Dr. Arron Singh

1. In your view how can stakeholders ensure the issue of energy transition and Paris agreement is
aligned for the benefit of African countries?

Ensuring a just transition will require putting people at the center of the transition process. It is necessary
for the stakeholders to take into consideration the development needs of RMCs - letting RMCs write their
own story on transition in line with their needs for energy access, affordability, and energy security as well
as their resource endowments; geopolitical influence; and the wider benefits to their economies through
local content, value chain domestication and intersectoral linkages.

As I often emphasize in other fora, although the word transition describes the global pathways to net-
zero carbon emissions, it may misrepresent such pathways for African countries, since most of them are
already in a situation of near net-zero, net-zero, or even net-negative. In addition, most African countries
fall under least developed countries’ category, and their populations linger in abject and multidimensional
poverty, including energy poverty - notwithstanding their huge natural resources’ endowments. As such, a
better representation of African countries’ situation is low carbon development, which highlights their
needs for development and poverty eradication in an environmentally responsible manner.

This takes us to the main criteria of well-performing energy systems and the strategies to ensure such by
each country. A well-performing energy system must obey the criteria of security, access, affordability, and
environmental sustainability. Security is ensured by domestic resources and cost-effective imports
strategies. The right policies and adequate investments are essential for energy access, affordability, and
environmental sustainability.

Energy security is gradually shifting from solely hydrocarbons supply security to consider critical minerals
and renewable energy resources. On the pathways to global transition, shocks like the COVID-19 pandemic
and the Russian-Ukraine crisis are reemphasizing the trade-off that countries make amongst security,
accessibility, affordability, and environmental sustainability to ensure good performance and stability of
their energy systems. During the pandemic, logistical challenges favored rapid development and acceptance
of renewables while the Russia-Ukraine crisis is favoring security, accessibility, and affordability at the
expense of environmental sustainability. Other regions are reopening coal power plants and are committing
to scale up investments in new gas developments in Africa to establish sustainable alternatives to Russia
supplies, for instance. The crisis is also strengthening the influence of Africa on the global energy scene as
Europe and other regions see in Africa a trusted partner for their energy independence from Russia and a
key player for balancing the global energy market.

As the Russia-Ukraine crisis revives the debate on energy security and influences the tradeoff amongst
energy types for ensuring well-performing energy systems, it puts to test the key determinants of energy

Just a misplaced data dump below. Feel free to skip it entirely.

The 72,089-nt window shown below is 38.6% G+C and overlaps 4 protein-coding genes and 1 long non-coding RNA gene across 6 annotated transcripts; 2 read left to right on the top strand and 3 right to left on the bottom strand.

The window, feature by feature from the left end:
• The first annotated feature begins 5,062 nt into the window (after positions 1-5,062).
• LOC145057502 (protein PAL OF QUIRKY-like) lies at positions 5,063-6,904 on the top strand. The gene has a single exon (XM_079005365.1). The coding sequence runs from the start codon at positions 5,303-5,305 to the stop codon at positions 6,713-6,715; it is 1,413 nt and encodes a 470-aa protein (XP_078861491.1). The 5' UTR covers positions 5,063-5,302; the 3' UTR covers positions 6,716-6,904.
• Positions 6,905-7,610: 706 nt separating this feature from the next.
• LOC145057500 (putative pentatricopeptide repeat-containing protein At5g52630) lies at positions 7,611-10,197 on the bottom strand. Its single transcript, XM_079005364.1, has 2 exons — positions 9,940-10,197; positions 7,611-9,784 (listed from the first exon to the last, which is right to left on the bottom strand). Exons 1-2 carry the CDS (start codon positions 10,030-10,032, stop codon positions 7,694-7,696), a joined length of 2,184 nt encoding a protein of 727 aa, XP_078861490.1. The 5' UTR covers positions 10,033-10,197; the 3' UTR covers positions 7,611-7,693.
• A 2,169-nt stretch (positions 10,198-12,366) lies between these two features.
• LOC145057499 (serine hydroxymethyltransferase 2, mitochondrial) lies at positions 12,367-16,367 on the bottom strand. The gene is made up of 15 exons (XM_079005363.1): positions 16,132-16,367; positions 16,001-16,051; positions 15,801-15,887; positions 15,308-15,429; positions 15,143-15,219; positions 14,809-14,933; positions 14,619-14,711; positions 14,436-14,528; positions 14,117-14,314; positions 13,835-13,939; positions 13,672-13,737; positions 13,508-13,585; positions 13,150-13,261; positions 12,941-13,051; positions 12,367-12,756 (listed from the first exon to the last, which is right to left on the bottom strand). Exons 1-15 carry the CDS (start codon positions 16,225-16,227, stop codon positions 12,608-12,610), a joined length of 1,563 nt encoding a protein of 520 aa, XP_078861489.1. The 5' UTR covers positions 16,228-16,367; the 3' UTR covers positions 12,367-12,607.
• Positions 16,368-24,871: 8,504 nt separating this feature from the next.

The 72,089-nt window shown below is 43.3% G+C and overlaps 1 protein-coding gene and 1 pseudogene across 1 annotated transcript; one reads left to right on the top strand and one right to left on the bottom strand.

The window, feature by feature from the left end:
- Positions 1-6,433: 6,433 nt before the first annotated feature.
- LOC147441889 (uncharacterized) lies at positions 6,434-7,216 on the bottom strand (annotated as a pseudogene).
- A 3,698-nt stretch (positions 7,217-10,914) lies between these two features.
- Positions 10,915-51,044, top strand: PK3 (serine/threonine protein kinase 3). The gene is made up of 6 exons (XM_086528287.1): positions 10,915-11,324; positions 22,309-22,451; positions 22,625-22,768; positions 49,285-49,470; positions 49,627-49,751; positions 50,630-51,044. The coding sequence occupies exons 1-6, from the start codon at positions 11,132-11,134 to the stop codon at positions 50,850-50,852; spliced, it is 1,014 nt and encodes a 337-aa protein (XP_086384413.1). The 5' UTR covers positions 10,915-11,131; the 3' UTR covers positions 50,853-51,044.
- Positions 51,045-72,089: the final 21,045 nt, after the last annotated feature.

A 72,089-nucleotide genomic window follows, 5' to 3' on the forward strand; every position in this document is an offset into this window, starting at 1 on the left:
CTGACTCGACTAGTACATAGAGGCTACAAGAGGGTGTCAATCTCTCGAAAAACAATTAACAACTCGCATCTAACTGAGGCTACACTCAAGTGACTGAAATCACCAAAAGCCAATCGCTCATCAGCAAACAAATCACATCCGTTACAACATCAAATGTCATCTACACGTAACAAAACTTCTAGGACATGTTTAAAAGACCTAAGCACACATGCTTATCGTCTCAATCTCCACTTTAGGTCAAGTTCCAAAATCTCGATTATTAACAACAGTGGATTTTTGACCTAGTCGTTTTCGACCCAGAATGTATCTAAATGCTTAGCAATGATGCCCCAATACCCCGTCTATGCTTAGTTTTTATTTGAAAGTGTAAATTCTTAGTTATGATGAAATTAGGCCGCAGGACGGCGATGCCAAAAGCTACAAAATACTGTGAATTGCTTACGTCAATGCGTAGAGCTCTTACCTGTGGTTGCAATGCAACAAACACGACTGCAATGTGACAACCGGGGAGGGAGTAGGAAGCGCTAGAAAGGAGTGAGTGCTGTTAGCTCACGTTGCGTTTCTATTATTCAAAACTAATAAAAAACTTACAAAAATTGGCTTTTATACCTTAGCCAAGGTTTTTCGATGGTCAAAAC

policies and geopolitics and expands the space within which geopolitical influences and equilibria are
moving. It reinforces the position of those who advocate for enough incentives to encourage a country rich
in natural gas for instance, to forego its exploitation and rely only on renewables, whereas nature-based
solutions, carbon capture storage and use (CCSU) as well as bioenergy with carbon capture and storage
(BECCS) can help ensuring neutrality or negativity in the process. This holds also for other resources
including coal and oil.

Given the foregoing, it will take a global effort from all key stakeholders and firm commitments starting
with governments, regional and global development finance institutions (DFI) and multilateral and bilateral
development organizations (MDO-BDO), private sector and investors, as well as the African diaspora to
ensure that global energy transition and Paris Agreements align with African countries’ development goals
and aspirations. Governments in African countries must provide the right policies and right environment
for domestic and foreign investments to flow in; human capital to be developed; technology to be
developed, acquired, and domesticated; and appropriate strategies to be put in place to use resources first
for their domestic and regional development, materialized through value chain domestication and
regionalization with investment in cross-border infrastructure and value chains. DFI, MDO-BDO and others
must commit to support governments’ policies and strategies and their alignment with international policies
and directives. This comes with important challenges since value chain domestication strategies as well as
technology and human capital development policies in African countries may compete with other countries’
natural resources supply security and technology commercialization objectives.

In short, stakeholders should ensure that global transition translates into sustainable development of African
countries. Transition should not be or represent only changing from fossil primary energies to renewable
primary energies, but it should be accompanied by intended and thorough structural transformation that
enhances domestic resources mobilization, local financial systems, and stronger local participation. We
should avoid embarking on other pathways to natural resources curse.

This text represents the opinion of the author and does not reflect the views of any Development
Finance Institution.